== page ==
Visualization system drills into oil company’s data

When you’re spending almost $50 million to drill an offshore oil well, what’s another $1 million in technology to help make the job easier?

For Murphy Oil Company Ltd., the Calgary-based Canadian division of Murphy Oil Corp., the price tag was worth it for a visualization system provided by supercomputer maker SGI and Fakespace Systems Inc. of Kitchener, Ont.

The stereo digital projection system enables geologists, geophysicists and engineers to work together in a collaborative visualization environment, showing a topographical representation of an oil patch, for example, or the fault lines at a site.

“It allows us to look at data in a three-dimensional sense,” says Duncan McMaster, general manager of east coast exploration at Murphy Oil Company. “Previously, we have been looking at 3D-size data in a 2D sense, just on a straight, flat computer screen.”

Users are able to see projected images in 3D by wearing special glasses. “When you put the glasses on, you’re actually immersed in the data,” says McMaster, “so that helps in the interpretation. Also, because it’s projected into a large room, you can get everyone together looking at the data – all of the disciplines: engineering, geology, geophysics — which has always been difficult to do when you’re just looking at a small workstation.”

The result, says McMaster, is a lot more collaboration and input of ideas.

Murphy deals with extremely large data sets from its offshore endeavours in the neighborhood of 10GB or more. “It gives us the ability to look at those large data sets very quickly and get an idea as to what’s going on.”

With its new visualization system, Murphy can project much larger images. “We can show more data and get a better regional picture and pick out trends. You just couldn’t get that much data on an ordinary computer screen.”

The visualization system did not require Murphy to construct any new real estate thanks to a recent acquisition, which pushed his department to new, larger office space. “It would have been difficult otherwise because there just wouldn’t be enough room,” says McMaster. The facility can host about 15 people comfortably. “We’ve had 20 people in there, standing up and walking around.”

Considering how much money is already being spent on drilling offshore oil wells and the efficiences the system provides, McMaster says the investment was a sound one.

“In the grand scheme of things, it’s not a major cost,” he says. “You want to do as much science as possible to make sure the well is in the right place. You also want to shorten your cycle time from when you actually acquire the data to when it’s interpreted.

“You want to get those wells down as fast as possible.”

Murphy has had the visualization facility up and running for about two months now, but McMaster says it will be several more months before everyone is completely comfortable with the new way of looking data. “People have got to change their ideas a little bit and learn how to use it. It’s a different way of looking at things, so there is a little bit of a learning process there.”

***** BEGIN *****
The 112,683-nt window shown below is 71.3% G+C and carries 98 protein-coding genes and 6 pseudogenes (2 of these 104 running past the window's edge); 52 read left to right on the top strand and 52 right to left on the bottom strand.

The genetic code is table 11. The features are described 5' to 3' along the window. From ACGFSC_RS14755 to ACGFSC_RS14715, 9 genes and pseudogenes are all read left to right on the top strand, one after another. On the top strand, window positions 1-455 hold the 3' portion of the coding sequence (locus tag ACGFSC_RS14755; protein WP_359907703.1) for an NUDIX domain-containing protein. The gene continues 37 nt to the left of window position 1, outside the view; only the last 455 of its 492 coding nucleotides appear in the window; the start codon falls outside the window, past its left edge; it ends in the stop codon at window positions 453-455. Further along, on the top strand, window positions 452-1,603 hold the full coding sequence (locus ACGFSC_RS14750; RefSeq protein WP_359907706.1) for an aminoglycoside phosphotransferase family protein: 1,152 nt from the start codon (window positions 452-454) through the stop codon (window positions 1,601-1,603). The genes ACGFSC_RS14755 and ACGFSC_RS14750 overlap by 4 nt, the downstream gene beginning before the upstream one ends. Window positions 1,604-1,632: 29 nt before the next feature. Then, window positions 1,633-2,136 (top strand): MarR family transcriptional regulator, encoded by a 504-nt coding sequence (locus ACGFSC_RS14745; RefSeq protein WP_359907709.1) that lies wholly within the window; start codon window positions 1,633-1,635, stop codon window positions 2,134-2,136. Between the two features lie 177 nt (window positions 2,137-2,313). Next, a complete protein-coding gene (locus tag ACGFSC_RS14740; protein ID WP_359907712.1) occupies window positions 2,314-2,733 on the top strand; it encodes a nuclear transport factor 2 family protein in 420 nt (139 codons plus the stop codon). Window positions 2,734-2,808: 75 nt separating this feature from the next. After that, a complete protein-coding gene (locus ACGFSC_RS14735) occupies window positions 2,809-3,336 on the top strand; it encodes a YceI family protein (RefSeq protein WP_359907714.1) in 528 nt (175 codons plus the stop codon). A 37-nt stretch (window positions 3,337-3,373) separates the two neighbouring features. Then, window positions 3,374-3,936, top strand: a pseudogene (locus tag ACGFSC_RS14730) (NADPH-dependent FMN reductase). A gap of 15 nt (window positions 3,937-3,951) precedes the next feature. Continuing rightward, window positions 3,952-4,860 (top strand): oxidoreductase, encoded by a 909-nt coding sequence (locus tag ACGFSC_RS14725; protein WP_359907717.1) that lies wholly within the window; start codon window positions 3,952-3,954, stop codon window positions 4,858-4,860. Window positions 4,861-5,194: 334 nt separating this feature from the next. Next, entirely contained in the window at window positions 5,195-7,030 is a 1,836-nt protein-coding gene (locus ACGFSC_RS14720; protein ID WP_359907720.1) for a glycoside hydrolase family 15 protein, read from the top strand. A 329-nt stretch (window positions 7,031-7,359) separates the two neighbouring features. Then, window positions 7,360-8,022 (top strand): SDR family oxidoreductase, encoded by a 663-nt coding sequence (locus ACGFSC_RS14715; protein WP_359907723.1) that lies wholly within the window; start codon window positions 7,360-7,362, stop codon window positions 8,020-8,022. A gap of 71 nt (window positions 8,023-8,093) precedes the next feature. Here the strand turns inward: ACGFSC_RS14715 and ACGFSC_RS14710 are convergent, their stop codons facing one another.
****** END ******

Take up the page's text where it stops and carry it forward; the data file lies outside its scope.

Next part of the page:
The Calgary location is the first in the Murphy organization to be equipped with such a visualization system.

SGI provided the computing power for the system, while all the visual display and projector elements were provided by Fakespace.

Jeff Brum, marketing manager for Fakespace, says the market for such visualization systems is growing, especially in the oil gas sector because companies can quickly see the return on investment.

Oil firms can better decide where to start drilling a well because they have more detailed, complex information at the finger tips, which saves time and a lot of money. “That may mean drilling one hole instead of four or five,” says Brum. One of the soft benefits that have come to light in the Murphy implementation is the improved collaboration among different disciplines, he adds.

Other applications of the technology include manufacturing, where companies could replace a physical prototype with a virtual one or biomedical research, so that complex molecule models could be displayed.

Right now, SGI is Fakespace’s primary partner on the computing side, says Brum, because of the complexity of the computing tasks and size of the data. “They are the standard right now.”

He says most customers using SGI for the computing requirements, although others have connected Fakespace technology to Sun or NT boxes.

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Gary Hilson
Gary Hilson
Gary Hilson is a Toronto-based freelance writer who has written thousands of words for print and pixel in publications across North America. His areas of interest and expertise include software, enterprise and networking technology, memory systems, green energy, sustainable transportation, and research and education. His articles have been published by EE Times, SolarEnergy.Net, Network Computing, InformationWeek, Computing Canada, Computer Dealer News, Toronto Business Times and the Ottawa Citizen, among others.

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